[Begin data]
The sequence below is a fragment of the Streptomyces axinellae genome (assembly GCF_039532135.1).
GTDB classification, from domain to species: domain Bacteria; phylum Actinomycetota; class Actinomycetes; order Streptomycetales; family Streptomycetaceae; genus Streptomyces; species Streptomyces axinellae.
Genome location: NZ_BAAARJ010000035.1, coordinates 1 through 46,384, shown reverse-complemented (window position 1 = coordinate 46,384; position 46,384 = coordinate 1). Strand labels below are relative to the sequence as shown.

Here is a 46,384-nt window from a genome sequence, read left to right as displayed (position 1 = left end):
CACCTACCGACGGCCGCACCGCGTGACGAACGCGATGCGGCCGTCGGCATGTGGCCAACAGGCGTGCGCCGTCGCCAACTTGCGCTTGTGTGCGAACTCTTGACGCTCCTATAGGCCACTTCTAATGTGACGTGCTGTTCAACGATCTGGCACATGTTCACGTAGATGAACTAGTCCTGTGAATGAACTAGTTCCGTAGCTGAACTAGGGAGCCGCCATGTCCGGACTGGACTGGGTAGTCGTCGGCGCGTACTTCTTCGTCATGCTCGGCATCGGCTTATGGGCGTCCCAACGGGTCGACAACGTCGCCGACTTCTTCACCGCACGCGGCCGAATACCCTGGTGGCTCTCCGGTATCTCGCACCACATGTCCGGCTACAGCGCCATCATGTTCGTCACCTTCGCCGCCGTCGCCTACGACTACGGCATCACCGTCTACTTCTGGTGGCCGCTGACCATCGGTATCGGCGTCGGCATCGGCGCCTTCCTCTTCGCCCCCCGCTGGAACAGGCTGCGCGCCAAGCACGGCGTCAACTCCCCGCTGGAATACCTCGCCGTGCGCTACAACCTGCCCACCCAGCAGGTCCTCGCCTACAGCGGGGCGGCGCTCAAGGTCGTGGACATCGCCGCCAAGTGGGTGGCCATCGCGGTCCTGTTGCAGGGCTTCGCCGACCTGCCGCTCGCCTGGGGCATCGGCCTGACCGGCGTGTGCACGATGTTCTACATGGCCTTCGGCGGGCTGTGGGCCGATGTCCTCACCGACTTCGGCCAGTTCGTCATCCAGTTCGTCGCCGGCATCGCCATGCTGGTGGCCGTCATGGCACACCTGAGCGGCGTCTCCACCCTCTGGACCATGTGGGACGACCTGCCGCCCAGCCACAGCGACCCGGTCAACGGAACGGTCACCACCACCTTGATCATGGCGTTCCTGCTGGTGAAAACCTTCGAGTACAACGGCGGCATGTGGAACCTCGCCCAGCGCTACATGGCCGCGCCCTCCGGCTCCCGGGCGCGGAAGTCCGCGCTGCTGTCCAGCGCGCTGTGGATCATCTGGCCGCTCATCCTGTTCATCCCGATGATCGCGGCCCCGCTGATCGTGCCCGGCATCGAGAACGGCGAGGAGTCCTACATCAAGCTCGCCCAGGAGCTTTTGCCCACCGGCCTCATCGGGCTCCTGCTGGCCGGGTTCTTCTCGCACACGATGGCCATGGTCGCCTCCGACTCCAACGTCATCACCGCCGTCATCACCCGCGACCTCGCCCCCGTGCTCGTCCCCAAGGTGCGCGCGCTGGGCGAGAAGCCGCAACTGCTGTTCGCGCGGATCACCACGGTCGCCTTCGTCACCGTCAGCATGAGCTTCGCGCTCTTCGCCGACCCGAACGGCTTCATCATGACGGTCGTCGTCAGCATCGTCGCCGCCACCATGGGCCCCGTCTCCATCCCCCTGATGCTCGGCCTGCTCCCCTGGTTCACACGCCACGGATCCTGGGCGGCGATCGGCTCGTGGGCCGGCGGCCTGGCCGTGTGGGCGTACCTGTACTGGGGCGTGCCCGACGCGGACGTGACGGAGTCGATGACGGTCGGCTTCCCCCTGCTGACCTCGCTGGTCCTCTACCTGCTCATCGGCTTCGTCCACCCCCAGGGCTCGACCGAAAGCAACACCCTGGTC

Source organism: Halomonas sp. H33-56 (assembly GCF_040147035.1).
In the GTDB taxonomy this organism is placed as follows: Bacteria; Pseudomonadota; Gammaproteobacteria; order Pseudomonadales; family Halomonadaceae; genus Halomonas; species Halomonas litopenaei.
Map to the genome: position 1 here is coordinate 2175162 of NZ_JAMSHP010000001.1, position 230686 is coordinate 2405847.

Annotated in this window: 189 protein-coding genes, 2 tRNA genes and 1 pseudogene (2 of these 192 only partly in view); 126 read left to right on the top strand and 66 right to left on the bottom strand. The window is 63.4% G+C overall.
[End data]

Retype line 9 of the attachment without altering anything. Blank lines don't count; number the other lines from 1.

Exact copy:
Annotated in this window: 189 protein-coding genes, 2 tRNA genes and 1 pseudogene (2 of these 192 only partly in view); 126 read left to right on the top strand and 66 right to left on the bottom strand. The window is 63.4% G+C overall.